securing free and fair discussion within the house. If any breach is reported
then the punishment in the form of admonition, reprimand, or imprisonment can be
The Right to Regulate the Internal Affairs of the House:
Each house has a right to regulate its proceedings in the way it deems fit and
proper. Each house has its own jurisdiction over the house and no authority from
the other house will interfere in regulation of its internal proceedings. Under
Article 118 of the Constitution, the house has been empowered to conduct its
regulation for proceedings and cannot be challenged in the court of law on the
ground that the house is not in accordance with the rules made under Article
118. The Supreme Court has further held that this is often general provision and
also the rule isn't binding upon the house. They can deviate or amend the rule
Punishments for breach of privileges or contempt of the house
Powers of media article 361A
If the breach committed is of a grave nature the, penalty
will be given within the variety of the imprisonment of any member or person.
- Imposing fine:
If within the view of the parliament, the breach or
contempt committed is of economic offence and any monetary gain has been made of
the breach then, the parliament can impose fine on the person.
- Prosecuting the offenders:
The parliament also can prosecute the one
committing the breach.
- Punishment given to its own members:
If any contempt is committed by
the members of the parliament then, he is to be penalized by the house itself
that might also result in the suspension of the member from the house.
Article 361A provides qualified privilege to media for publishing the brief,
accurate and fair reporting of the proceedings, but it will not immune the media
from the liability under contempt of House in case of breach of privilege by the
media. Article 361A is not an exception to the immunity guaranteed to the
legislators under Article 105(3) and 194(3).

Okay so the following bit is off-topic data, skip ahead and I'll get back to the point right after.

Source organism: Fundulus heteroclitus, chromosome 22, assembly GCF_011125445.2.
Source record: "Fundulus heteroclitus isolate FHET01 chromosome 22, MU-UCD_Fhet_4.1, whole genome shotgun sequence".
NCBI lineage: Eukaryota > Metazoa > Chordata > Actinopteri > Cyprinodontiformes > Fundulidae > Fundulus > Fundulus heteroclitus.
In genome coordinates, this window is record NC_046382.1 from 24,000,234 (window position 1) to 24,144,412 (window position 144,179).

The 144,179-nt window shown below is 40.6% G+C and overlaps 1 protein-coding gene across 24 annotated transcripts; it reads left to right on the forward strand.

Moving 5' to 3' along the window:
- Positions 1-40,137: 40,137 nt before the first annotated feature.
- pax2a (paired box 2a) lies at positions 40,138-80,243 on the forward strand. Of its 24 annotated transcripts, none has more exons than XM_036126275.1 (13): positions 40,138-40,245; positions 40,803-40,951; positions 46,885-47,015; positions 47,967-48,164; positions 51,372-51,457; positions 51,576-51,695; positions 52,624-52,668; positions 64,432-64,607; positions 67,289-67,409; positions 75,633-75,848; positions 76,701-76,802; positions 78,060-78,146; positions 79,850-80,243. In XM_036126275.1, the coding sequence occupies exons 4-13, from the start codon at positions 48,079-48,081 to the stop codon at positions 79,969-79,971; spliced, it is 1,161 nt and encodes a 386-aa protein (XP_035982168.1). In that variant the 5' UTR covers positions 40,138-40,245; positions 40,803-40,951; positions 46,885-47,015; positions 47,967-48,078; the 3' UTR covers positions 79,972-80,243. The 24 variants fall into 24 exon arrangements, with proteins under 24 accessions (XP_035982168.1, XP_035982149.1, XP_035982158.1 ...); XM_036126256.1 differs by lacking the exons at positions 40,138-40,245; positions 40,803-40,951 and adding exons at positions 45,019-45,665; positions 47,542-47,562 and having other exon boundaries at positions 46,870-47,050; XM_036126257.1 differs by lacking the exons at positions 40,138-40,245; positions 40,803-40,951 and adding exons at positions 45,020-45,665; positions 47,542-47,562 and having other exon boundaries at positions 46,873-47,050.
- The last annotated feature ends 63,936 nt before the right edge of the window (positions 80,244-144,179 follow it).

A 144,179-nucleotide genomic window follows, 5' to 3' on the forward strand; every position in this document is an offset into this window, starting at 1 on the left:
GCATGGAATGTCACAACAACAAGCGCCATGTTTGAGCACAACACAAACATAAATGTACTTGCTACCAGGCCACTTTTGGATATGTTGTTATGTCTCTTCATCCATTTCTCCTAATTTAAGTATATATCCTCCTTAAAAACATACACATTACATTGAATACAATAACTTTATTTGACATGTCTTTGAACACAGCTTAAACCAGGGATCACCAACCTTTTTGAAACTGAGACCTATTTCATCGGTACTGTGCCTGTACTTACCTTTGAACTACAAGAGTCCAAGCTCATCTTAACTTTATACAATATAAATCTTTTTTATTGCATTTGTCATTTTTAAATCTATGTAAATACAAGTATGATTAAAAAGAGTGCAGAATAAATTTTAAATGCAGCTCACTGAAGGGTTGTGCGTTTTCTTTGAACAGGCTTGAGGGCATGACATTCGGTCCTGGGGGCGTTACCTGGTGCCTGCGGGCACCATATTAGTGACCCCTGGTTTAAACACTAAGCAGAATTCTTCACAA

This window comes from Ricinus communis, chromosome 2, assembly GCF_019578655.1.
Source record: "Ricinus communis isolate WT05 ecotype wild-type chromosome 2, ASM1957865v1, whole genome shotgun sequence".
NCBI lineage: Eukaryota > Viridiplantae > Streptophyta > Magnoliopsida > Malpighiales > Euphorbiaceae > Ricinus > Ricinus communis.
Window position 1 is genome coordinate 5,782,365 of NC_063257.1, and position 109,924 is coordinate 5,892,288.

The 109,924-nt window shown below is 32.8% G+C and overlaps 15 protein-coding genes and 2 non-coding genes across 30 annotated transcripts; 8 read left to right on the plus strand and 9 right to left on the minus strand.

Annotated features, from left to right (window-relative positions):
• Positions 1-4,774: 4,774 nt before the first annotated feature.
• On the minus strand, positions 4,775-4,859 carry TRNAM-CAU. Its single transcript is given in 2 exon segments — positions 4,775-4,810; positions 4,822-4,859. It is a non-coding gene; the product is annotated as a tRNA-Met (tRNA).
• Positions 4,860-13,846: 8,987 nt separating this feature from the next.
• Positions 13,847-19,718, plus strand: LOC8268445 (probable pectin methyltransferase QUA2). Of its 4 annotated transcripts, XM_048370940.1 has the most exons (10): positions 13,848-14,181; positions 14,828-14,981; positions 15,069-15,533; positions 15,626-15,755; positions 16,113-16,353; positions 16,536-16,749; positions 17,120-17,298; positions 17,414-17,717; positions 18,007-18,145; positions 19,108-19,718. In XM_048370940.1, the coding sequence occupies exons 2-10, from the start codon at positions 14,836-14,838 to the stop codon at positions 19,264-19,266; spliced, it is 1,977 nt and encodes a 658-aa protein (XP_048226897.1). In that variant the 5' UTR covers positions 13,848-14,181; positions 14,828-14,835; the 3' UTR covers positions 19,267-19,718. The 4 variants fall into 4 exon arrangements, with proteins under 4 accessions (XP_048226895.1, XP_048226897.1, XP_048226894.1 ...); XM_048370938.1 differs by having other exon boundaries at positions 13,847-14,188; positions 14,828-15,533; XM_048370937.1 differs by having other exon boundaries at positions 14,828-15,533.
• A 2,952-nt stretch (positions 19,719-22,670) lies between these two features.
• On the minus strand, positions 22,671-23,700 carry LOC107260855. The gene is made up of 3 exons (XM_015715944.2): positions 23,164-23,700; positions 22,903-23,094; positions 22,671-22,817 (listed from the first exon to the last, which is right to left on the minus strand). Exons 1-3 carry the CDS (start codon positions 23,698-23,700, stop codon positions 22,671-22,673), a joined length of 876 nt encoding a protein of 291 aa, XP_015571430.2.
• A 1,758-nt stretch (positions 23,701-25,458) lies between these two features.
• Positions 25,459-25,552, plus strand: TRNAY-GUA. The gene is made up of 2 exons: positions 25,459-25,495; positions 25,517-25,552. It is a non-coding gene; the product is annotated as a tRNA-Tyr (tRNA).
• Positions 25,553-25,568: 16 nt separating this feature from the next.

The law of privileges affects the press and media. They may be either liable for
breach of privilege or contempt of house.
The media persons may confront the
According to the first possibility mentioned above:
- Violation of any of the rules of procedures framed by the House.
- Breach of any privileges of legislators
- Publication of comments or other statements which undermine dignity of
the House or shake the confidence of the public in legislature, which can be
punished as contempt of house.
- The House has total control over the presence or otherwise of persons
within the House.
- It can regulate the entry of media persons into it. It can prohibit a
part of proceedings from being reported.
- Press Gallery Committee decides the entry permissions to accredited
- It can be withdrawn or cancelled either by Chairman of Rajya
Sabha or by Speaker of Lok Sabha.
- If withdrawal is ordered under rule 387, disobedience may result in
forcible withdrawal or arrest and it may also constitute contempt.
In case of MSM Sharma v S,K.Sinha
AIR 1959 SC 395, the editor of Search Light
newspaper published an expunged remark from the proceedings of Bihar Assembly,
for which breach of privilege was issued. The Editor approached the Supreme
Court under Article 32 contending that the notice of action under breach of
privilege violates his fundamental right under Article 19(1)(a) and also
interfere with the his personal liberty under Article 21 if arrested in
pursuance of the privilege motion. The Supreme Court with majority opinion ruled
that the Assembly had the right to claim the said privilege under Article 194(3)
of the Constitution as was enjoyed by House of Commons.
Sanjeeva Reddy Case:
The speaker of Lok Sabha Mr N. Sanjeeva Reddy has criticised the observations of
Tej Kiran, who was the follower and admirer of Jagadguru Shankaracharya Swamy of
goverdan Peeth Puri. It was reported that Shankaracharya supported
untouchability and walked out while National Anthem was played. On this, Mr
Sanjeeva Reddy, Y B Chawan and others made some strong remarks, which were
complained to be defamatory by Tej Kiran.
The High Court rejected the plaint of Tej Kiran claiming Rs 26,000 as damages from Sanjeeva Reddy and others for
making defamatory remarks. The Supreme Court ruled that parliament has complete
immunity to make fearless remarks on any matter and the courts had no say in the